Belichick needs to act with similar urgency this offseason. He can’t afford to sit out free agency as he did last year, or to trade out of the first round of the draft so he can take a safety from Rutgers. He can’t afford to go into the season with a broken-down Cam Newton making league minimum as his starting quarterback.
Fortunately for Belichick, the Patriots are set up well to make a splash. They are projected to have the fourth-most salary-cap space in the NFL. They also have a couple of decent draft picks at Nos. 15 and 46.
Want to get the fans and pundits back on your side? Go trade for Aaron Rodgers. The Packers legend opened the door for his departure after Sunday’s loss, saying there are “a lot of guys’ futures that are uncertain — myself included.”
Rodgers is under contract for three more years with the Packers, at $22 million this year and $25.5 million in 2022 and 2023. The Packers have no intention of trading Rodgers, but the quarterback calls the shots.
Or go trade for the disgruntled Deshaun Watson, who may work his way out of Houston this offseason. Watson has a full no-trade clause, but is owed only $10.5 million next year, followed by $35 million and $37 million. Belichick would be crowned king of New England if he pulled that off.
Matthew Stafford would generate considerable buzz. The Colts seem like the most obvious suitor, but Stafford would be a significant upgrade for the Patriots over Newton (whether Stafford would want to team up again with Matt Patricia is another story).
Trading for Jimmy Garoppolo would be another bold, popular move.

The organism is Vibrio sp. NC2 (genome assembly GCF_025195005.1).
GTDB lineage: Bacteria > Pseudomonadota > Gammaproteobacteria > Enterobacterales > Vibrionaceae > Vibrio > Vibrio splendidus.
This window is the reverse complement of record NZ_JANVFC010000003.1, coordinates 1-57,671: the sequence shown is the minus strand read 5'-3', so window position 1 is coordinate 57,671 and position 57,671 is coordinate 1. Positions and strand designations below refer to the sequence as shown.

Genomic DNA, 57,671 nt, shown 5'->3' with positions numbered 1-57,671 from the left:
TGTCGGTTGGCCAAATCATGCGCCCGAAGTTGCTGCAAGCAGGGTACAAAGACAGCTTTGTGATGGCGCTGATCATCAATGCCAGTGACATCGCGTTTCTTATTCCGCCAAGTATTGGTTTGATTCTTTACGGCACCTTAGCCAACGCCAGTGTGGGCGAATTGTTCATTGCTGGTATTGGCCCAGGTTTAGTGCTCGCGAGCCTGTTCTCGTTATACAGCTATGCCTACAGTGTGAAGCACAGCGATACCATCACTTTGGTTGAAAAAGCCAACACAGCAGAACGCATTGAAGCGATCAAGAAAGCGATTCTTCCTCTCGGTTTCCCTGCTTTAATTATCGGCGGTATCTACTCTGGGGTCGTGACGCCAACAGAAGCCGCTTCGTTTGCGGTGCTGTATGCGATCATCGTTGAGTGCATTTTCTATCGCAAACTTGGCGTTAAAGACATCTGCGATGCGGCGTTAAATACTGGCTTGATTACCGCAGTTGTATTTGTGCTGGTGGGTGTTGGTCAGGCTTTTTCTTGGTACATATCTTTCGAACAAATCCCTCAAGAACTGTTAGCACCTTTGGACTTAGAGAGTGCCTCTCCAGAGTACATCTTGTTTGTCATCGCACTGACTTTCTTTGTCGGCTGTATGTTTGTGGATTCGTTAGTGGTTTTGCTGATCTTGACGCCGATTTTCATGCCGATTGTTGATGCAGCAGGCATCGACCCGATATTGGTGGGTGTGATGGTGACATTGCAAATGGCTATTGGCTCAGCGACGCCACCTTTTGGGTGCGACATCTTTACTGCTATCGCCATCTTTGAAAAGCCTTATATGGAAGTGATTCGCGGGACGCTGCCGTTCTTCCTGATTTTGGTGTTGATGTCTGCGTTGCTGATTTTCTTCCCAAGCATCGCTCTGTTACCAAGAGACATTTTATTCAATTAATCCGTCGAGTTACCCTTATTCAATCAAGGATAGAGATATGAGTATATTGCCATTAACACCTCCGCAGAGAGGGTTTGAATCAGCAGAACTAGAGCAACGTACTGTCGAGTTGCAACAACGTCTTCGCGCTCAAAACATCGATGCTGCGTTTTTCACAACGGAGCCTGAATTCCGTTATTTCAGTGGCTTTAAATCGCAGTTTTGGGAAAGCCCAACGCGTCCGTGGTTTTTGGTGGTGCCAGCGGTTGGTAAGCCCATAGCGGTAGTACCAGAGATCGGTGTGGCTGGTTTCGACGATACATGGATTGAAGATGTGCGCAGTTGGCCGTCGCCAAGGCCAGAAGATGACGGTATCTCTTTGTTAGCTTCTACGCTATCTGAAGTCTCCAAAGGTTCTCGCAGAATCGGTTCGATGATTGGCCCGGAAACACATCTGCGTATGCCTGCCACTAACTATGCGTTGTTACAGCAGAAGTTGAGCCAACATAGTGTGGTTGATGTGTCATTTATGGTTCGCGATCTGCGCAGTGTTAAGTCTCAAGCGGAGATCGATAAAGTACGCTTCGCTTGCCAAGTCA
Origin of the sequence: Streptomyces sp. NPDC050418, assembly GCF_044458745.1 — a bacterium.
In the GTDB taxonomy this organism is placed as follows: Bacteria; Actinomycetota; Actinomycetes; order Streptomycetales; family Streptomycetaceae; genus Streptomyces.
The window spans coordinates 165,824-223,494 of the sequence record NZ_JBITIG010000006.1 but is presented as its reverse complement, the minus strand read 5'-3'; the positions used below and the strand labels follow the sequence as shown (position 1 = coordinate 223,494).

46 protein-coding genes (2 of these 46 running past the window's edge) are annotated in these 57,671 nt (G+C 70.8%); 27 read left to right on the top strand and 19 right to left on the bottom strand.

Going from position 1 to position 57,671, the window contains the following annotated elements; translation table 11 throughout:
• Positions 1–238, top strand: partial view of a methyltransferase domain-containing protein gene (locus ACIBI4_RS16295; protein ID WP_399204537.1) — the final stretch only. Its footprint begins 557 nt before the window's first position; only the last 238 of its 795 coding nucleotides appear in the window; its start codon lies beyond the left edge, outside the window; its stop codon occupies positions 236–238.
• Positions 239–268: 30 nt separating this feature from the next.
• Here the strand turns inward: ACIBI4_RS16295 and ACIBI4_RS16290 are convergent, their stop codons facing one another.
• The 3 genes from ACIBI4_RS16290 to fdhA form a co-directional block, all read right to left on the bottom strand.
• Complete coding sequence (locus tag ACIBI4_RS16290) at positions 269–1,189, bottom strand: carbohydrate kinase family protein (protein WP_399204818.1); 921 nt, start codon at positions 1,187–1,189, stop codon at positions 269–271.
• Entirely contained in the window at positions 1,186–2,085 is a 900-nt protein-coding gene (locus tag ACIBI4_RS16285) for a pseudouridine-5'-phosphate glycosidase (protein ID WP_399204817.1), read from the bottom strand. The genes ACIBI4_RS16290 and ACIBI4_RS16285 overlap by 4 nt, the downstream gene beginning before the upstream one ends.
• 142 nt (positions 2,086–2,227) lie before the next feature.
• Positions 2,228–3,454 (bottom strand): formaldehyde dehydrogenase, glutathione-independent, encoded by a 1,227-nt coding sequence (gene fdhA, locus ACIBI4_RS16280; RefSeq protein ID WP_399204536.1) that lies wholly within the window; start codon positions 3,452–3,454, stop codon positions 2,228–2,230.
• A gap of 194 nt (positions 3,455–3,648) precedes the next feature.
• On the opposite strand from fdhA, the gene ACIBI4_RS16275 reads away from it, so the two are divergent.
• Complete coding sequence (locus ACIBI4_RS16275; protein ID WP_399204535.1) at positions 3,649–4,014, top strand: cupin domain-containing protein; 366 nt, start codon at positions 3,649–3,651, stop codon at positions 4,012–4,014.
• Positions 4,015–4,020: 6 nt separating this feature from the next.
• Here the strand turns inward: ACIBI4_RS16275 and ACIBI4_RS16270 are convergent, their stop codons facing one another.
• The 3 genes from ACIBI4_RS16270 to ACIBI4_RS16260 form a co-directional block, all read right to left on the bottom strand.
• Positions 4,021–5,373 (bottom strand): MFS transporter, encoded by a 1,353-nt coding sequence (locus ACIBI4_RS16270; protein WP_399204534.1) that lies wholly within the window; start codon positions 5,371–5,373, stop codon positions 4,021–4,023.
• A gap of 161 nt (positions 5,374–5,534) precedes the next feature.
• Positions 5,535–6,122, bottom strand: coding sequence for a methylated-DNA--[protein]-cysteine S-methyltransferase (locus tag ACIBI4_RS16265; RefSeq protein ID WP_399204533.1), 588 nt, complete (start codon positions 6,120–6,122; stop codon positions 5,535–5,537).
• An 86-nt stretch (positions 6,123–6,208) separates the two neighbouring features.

Or if free agency isn’t his bag, Belichick needs to make a play for one of the big quarterbacks in the draft. Trevor Lawrence is out of the question, but Justin Fields, Zach Wilson, Mac Jones, and Kyle Trask could all be in the mix, if Belichick is willing to pay the price. Patriots fans probably would feel a lot better about the direction of the team with a young, highly drafted quarterback in the fold.
Belichick can’t stop at quarterback, either. The Patriots had the worst receiver and tight end situation in the NFL the last two years, which is partially why Brady left.
Want to make a splash? Give a big free agent contract to Chris Godwin, Brady’s favorite target in Tampa Bay. Allen Robinson, JuJu Smith-Schuster, Kenny Golladay, Curtis Samuel, and Corey Davis also would get the fans excited again.
At tight end, signing Hunter Henry or Jonnu Smith would be considered “wow” moves. Same with signing a Leonard Williams or Jadeveon Clowney to the defense.
Belichick has to do something to counteract Brady, who has now won over even his biggest detractors.
“Brady has had a full Hall of Fame career in the time since I made the cliff prediction,” ESPN’s Max Kellerman said. “He proved everything. This was a legacy game.”
Brady also upped the ante for Belichick and the Patriots. They’d better go all-in this offseason.
Ben Volin can be reached at firstname.lastname@example.org. Follow him on Twitter @BenVolin.